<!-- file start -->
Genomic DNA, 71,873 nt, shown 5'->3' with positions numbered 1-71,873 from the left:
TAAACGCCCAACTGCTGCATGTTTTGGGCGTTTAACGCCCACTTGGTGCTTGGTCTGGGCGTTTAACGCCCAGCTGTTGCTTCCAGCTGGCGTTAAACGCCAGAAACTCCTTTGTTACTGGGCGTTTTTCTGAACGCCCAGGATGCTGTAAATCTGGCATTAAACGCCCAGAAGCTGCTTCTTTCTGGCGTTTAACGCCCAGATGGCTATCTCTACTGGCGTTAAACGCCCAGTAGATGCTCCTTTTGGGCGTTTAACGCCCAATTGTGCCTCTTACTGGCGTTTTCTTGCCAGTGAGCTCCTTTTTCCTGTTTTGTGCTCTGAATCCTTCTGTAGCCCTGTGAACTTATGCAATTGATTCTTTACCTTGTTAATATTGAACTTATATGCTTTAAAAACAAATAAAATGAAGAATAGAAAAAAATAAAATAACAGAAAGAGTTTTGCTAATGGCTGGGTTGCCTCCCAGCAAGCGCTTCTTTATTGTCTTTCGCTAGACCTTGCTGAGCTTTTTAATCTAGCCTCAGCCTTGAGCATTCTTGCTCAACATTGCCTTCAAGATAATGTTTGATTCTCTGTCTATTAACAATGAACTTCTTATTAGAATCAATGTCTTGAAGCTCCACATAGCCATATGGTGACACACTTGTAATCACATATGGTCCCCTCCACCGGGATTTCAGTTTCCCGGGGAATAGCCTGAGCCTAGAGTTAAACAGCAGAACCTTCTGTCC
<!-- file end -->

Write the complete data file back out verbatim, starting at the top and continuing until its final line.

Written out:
Genomic DNA, 71,873 nt, shown 5'->3' with positions numbered 1-71,873 from the left:
TAAACGCCCAACTGCTGCATGTTTTGGGCGTTTAACGCCCACTTGGTGCTTGGTCTGGGCGTTTAACGCCCAGCTGTTGCTTCCAGCTGGCGTTAAACGCCAGAAACTCCTTTGTTACTGGGCGTTTTTCTGAACGCCCAGGATGCTGTAAATCTGGCATTAAACGCCCAGAAGCTGCTTCTTTCTGGCGTTTAACGCCCAGATGGCTATCTCTACTGGCGTTAAACGCCCAGTAGATGCTCCTTTTGGGCGTTTAACGCCCAATTGTGCCTCTTACTGGCGTTTTCTTGCCAGTGAGCTCCTTTTTCCTGTTTTGTGCTCTGAATCCTTCTGTAGCCCTGTGAACTTATGCAATTGATTCTTTACCTTGTTAATATTGAACTTATATGCTTTAAAAACAAATAAAATGAAGAATAGAAAAAAATAAAATAACAGAAAGAGTTTTGCTAATGGCTGGGTTGCCTCCCAGCAAGCGCTTCTTTATTGTCTTTCGCTAGACCTTGCTGAGCTTTTTAATCTAGCCTCAGCCTTGAGCATTCTTGCTCAACATTGCCTTCAAGATAATGTTTGATTCTCTGTCTATTAACAATGAACTTCTTATTAGAATCAATGTCTTGAAGCTCCACATAGCCATATGGTGACACACTTGTAATCACATATGGTCCCCTCCACCGGGATTTCAGTTTCCCGGGGAATAGCCTGAGCCTAGAGTTAAACAGCAGAACCTTCTGTCC